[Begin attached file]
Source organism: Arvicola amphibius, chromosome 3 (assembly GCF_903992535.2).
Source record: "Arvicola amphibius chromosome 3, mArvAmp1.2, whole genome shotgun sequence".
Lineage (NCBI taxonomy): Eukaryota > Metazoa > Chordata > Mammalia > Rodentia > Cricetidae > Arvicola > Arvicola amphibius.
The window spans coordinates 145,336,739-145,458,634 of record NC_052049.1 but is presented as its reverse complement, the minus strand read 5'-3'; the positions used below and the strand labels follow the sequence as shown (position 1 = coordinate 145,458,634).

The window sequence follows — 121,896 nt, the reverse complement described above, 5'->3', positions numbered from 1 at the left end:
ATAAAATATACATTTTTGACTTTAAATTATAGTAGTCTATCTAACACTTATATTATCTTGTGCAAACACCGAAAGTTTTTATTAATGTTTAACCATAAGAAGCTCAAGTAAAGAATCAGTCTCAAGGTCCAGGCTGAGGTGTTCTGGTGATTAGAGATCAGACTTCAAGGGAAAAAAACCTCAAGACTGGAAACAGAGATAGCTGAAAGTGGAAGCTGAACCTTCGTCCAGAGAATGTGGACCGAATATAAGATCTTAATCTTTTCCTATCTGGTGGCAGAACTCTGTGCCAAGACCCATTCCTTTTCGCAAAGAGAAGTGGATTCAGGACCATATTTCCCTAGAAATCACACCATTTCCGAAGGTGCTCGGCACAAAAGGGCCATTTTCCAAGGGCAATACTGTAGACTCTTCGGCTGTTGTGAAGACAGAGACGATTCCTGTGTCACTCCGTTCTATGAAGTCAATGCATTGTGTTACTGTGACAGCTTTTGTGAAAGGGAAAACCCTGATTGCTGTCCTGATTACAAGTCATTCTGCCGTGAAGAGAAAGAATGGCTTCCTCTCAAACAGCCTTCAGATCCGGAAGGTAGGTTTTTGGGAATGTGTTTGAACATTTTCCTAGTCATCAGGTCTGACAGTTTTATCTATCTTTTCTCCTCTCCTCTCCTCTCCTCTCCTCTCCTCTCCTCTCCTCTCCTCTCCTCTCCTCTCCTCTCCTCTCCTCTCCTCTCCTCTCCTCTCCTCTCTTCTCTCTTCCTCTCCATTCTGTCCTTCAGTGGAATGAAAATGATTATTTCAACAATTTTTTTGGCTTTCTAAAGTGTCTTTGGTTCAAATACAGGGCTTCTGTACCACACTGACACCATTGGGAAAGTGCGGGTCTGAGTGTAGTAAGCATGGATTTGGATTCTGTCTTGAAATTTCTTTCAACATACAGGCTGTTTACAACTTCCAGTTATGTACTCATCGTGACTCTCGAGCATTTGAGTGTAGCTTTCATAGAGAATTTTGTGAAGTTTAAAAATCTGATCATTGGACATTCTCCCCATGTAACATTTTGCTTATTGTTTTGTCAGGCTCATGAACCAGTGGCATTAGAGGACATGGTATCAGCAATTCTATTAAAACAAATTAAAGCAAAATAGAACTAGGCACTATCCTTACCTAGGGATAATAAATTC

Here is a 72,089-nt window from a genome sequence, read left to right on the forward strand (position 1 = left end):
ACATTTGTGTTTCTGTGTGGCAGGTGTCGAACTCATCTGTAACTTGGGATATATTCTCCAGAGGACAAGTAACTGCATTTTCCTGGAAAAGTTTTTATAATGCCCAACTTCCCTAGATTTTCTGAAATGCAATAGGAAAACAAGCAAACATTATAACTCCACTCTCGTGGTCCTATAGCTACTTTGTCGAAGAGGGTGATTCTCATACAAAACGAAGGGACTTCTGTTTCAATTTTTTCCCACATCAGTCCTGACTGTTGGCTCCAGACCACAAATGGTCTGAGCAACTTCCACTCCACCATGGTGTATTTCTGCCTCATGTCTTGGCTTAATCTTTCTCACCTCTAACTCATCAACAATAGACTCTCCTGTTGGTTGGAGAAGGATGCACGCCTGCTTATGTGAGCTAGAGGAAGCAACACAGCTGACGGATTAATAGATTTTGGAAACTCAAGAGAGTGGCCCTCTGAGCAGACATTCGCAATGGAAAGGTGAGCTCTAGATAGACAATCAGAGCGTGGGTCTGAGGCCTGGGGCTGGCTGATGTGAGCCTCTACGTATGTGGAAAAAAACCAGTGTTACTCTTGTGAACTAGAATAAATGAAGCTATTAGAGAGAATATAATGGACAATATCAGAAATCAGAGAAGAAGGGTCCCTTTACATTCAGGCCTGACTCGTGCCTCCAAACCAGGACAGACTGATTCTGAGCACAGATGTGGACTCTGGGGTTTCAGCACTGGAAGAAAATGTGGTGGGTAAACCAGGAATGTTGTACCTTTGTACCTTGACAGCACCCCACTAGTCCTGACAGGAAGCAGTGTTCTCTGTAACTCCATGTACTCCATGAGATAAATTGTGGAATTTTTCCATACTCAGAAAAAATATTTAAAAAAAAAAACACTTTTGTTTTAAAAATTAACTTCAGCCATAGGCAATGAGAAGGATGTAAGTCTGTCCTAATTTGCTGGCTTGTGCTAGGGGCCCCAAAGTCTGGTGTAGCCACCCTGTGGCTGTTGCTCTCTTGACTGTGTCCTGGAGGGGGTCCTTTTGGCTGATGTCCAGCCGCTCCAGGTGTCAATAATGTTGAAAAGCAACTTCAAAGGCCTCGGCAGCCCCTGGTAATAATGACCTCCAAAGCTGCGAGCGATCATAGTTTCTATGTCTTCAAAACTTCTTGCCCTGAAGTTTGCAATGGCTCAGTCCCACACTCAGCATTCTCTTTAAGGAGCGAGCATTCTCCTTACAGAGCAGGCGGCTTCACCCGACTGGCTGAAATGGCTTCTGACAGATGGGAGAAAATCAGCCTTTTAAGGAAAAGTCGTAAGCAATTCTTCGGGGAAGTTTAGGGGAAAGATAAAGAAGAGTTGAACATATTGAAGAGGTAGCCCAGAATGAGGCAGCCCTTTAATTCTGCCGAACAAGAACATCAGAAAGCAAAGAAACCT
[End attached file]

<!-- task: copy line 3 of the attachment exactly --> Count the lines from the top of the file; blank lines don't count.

Lineage (NCBI taxonomy): Eukaryota > Metazoa > Chordata > Mammalia > Rodentia > Cricetidae > Arvicola > Arvicola amphibius.